The batteries are Lithium Thionyl Chloride; they are very high capacity (16.5Ah), but have a very high internal impedance, yielding a low current draw. After the batteries were in my possession, I re-read the spec sheet, and it turns out that the max current draw is 200ma, 500ma peak. It was a simple oversight, but required a decent amount of redesigning to compensate for.

Here’s where the second problem comes in: I’m using linear voltage regulators. With my prior knowledge, I didn’t know switching regulators were an easy option, so I went straight for the LM350. With launch less than a week away, there isn’t time to swap to switchers. I’ve never built a circuit that involves switching regulators, and the Chinese eBay options are many weeks away.

So, all things considered, we’re flying batteries with a low current output and inefficient voltage regulators. The Pi draws exactly 400ma (measured from the input side of the voltage regulators). Because we have so many batteries, we’ll just fly two pairs (7.2V@200ma x2). The LM350 gives us a perfect 5v. The chemistry slips my mind at the moment, but there’s another form of Lithium battery commonly found in military surplus that can handle a very high current draw. We’ll be flying those and switching regulators for the next flight.

RF

Since I found out that it was possible to modulate NBFM from GPIO pin 4 on the Pi, I had planned on running SSTV and APRS from that one “transmitter.” After further discussion and testing, it’s been determined that we shouldn’t use this for our transmissions. There are two main problems: signal quality and transmitted power. The power output is <20mW. Signal quality can be addressed by the fact that we’d be modulating FM from a 500MHz square wave. In the radio room, we were able to receive SSTV on frequency, at +/- 10KHz, 20KHz, and 30KHz. It would have been dirty to fly such a transmitter. We’re not ruling it out for future flights, but filtering and amplification is a must-have if we go that route.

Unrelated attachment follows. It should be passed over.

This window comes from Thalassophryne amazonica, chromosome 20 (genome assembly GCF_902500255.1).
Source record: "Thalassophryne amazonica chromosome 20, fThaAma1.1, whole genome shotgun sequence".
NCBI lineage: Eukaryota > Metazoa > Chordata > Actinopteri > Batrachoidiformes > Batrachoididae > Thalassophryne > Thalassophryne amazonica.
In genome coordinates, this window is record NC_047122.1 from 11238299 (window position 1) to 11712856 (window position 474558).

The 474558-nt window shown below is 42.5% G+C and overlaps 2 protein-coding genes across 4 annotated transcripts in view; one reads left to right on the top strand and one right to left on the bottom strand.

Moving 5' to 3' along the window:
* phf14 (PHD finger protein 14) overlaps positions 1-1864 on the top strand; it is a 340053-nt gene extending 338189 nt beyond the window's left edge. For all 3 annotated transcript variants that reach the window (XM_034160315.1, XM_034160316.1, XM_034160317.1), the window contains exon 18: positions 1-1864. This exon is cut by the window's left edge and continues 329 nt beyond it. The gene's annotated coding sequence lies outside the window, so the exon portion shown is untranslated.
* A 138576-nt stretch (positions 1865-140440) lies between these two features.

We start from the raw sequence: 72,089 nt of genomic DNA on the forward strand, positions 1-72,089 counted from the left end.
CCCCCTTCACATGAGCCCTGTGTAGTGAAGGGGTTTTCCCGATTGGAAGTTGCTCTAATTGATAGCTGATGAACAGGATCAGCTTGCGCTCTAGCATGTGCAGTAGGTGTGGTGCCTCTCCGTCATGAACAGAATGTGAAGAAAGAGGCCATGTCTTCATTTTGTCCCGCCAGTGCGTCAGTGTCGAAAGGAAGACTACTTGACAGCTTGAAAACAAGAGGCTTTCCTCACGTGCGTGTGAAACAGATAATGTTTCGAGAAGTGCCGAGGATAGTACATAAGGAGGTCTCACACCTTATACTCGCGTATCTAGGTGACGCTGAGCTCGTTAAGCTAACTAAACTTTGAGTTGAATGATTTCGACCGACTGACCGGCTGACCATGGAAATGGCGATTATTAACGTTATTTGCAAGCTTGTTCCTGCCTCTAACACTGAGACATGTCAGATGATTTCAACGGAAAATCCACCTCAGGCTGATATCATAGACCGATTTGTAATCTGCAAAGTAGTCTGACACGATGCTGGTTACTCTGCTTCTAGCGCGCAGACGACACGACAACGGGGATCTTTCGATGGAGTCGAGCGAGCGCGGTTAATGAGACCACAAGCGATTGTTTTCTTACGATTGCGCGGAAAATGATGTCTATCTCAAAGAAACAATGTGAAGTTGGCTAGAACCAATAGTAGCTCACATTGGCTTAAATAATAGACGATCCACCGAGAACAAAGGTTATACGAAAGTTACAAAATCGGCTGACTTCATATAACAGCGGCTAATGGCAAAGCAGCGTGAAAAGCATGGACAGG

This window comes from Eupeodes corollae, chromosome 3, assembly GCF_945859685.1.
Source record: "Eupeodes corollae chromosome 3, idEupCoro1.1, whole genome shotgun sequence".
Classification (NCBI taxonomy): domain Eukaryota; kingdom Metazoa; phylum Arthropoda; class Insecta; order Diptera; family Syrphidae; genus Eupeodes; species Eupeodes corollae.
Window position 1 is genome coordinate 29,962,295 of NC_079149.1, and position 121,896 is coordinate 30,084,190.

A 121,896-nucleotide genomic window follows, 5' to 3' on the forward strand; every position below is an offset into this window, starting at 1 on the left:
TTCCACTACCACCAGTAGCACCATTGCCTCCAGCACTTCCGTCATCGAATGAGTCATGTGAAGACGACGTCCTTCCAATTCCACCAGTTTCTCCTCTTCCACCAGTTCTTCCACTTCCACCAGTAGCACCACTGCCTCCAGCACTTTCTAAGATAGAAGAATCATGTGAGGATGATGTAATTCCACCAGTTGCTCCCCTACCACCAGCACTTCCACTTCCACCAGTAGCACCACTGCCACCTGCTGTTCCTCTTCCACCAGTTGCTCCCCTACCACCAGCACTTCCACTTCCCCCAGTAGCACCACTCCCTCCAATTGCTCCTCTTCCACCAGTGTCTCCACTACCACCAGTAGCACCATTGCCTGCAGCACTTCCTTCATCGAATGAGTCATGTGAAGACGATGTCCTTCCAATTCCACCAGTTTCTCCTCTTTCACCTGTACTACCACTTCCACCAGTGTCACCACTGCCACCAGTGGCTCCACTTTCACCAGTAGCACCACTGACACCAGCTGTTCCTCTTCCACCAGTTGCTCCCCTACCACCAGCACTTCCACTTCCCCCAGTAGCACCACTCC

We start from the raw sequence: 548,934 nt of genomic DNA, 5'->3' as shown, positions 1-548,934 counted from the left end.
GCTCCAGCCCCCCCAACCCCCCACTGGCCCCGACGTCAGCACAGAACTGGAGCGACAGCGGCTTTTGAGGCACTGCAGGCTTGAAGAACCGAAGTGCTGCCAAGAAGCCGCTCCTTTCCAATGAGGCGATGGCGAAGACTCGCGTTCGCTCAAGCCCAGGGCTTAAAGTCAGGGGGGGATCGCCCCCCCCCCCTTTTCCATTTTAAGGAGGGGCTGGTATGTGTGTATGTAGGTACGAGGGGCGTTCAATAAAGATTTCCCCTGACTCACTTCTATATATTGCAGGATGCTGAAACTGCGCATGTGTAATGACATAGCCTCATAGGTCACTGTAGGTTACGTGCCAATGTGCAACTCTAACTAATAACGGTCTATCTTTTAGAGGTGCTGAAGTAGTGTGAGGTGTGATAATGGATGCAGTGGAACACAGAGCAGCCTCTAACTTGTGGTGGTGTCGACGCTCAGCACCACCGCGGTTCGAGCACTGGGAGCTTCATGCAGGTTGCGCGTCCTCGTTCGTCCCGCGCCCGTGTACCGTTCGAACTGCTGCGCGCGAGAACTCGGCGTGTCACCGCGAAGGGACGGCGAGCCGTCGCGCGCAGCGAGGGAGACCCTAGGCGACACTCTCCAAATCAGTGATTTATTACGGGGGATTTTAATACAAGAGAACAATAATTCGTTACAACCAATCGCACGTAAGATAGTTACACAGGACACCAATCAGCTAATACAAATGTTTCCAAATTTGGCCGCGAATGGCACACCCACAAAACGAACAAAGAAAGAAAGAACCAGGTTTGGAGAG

For this flight, we’ll be flying two Baofeng UV-3R’s. One for SSTV, the other for APRS. The SSTV Baofeng will transmit some APRS for redundancy, but that’s only once every 3 minutes or so. Due to the nature of this project, I want to power the Baofengs from an external source, so I built some battery eliminators that seemingly resemble the original batteries with a cable coming out. I learned a lesson the hard way: don’t feed the Baofengs more than 4.2v! Anything more WILL fry the CPU. This particular lesson happened to be taught twice. The Baofengs will accept 3.4v to 4.2v. Anything less, it becomes a receiver. Anything more, it becomes a brick.

Telemetry

The telemetry side of things is slowly but surely coming together. It’s boiled down to these parameters: voltage regulator temp, internal temp, external temp, radio battery voltage, Pi battery voltage, Pi CPU temp, and altitude. Although pressure would be interesting, the sensors aren’t as cheap as the 1-wire thermal sensors, and I honestly don’t have the time to program it in with the launch being several days away.

For battery voltages we’re measuring values from an 8-channel, 8-bit TI ADC. I’ve built some resistor dividers to scale the voltages of 0-8.5v to 0-5v. This gives us a dynamic range that encompasses the typical battery voltages (7.2v). Programming the SPI interface wasn’t much fun. I learned a lot in the process, but I ended up bit-banging it with Python. Although not ideal, SPI is the perfect interface to bit bang with, since you define the clock in software.

Thermal sensors are basic 1-Wire devices from Maxim Integrated. I made the mistake of buying the parasitic power versions. Parasitic power allows you to charge a capacitor inside the thermal sensor by sending the high value from your GPIO pin. The thermal sensors then use this charge to make their measurement, and send it back to the controller. This sounds nice, but it’s a huge compromise on reliability. I’ve spent more time writing data quality check code than it’s worth because I keep getting 85 or 127 degrees as the values (both are invalid and suggest errors). Mouser didn’t have the regular type in stock. Next time I’ll just get it from Digikey. I will admit, it’s awesome that you can toss multiple sensors in parallel with eachother, and each one will be read individually. I literally have twisted pairs running through the box connecting these three sensors to eachother and the Pi.